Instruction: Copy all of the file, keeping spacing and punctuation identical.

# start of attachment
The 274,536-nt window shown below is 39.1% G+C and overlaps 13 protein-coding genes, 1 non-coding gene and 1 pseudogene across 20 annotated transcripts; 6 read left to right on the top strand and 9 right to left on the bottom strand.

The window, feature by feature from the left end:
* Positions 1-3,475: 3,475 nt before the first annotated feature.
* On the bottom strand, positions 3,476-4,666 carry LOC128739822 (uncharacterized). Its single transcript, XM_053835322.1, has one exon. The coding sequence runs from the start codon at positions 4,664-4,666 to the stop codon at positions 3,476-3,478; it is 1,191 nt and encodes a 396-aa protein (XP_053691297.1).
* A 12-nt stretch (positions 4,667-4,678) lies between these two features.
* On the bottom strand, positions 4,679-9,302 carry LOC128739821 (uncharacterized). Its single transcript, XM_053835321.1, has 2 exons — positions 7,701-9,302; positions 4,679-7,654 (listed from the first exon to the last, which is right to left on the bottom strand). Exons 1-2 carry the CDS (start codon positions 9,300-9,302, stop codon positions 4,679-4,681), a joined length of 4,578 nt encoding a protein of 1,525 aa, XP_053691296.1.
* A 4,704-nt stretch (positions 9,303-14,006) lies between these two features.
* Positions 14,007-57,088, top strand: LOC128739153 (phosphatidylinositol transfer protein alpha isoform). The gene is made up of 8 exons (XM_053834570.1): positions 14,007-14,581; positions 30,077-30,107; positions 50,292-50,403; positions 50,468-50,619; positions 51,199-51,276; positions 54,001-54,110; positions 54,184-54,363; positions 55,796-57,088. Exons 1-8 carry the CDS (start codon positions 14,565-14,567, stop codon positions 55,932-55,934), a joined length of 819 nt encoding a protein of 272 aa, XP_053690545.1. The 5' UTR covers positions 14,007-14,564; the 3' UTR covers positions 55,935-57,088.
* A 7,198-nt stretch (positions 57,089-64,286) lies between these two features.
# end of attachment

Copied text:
The 274,536-nt window shown below is 39.1% G+C and overlaps 13 protein-coding genes, 1 non-coding gene and 1 pseudogene across 20 annotated transcripts; 6 read left to right on the top strand and 9 right to left on the bottom strand.

The window, feature by feature from the left end:
* Positions 1-3,475: 3,475 nt before the first annotated feature.
* On the bottom strand, positions 3,476-4,666 carry LOC128739822 (uncharacterized). Its single transcript, XM_053835322.1, has one exon. The coding sequence runs from the start codon at positions 4,664-4,666 to the stop codon at positions 3,476-3,478; it is 1,191 nt and encodes a 396-aa protein (XP_053691297.1).
* A 12-nt stretch (positions 4,667-4,678) lies between these two features.
* On the bottom strand, positions 4,679-9,302 carry LOC128739821 (uncharacterized). Its single transcript, XM_053835321.1, has 2 exons — positions 7,701-9,302; positions 4,679-7,654 (listed from the first exon to the last, which is right to left on the bottom strand). Exons 1-2 carry the CDS (start codon positions 9,300-9,302, stop codon positions 4,679-4,681), a joined length of 4,578 nt encoding a protein of 1,525 aa, XP_053691296.1.
* A 4,704-nt stretch (positions 9,303-14,006) lies between these two features.
* Positions 14,007-57,088, top strand: LOC128739153 (phosphatidylinositol transfer protein alpha isoform). The gene is made up of 8 exons (XM_053834570.1): positions 14,007-14,581; positions 30,077-30,107; positions 50,292-50,403; positions 50,468-50,619; positions 51,199-51,276; positions 54,001-54,110; positions 54,184-54,363; positions 55,796-57,088. Exons 1-8 carry the CDS (start codon positions 14,565-14,567, stop codon positions 55,932-55,934), a joined length of 819 nt encoding a protein of 272 aa, XP_053690545.1. The 5' UTR covers positions 14,007-14,564; the 3' UTR covers positions 55,935-57,088.
* A 7,198-nt stretch (positions 57,089-64,286) lies between these two features.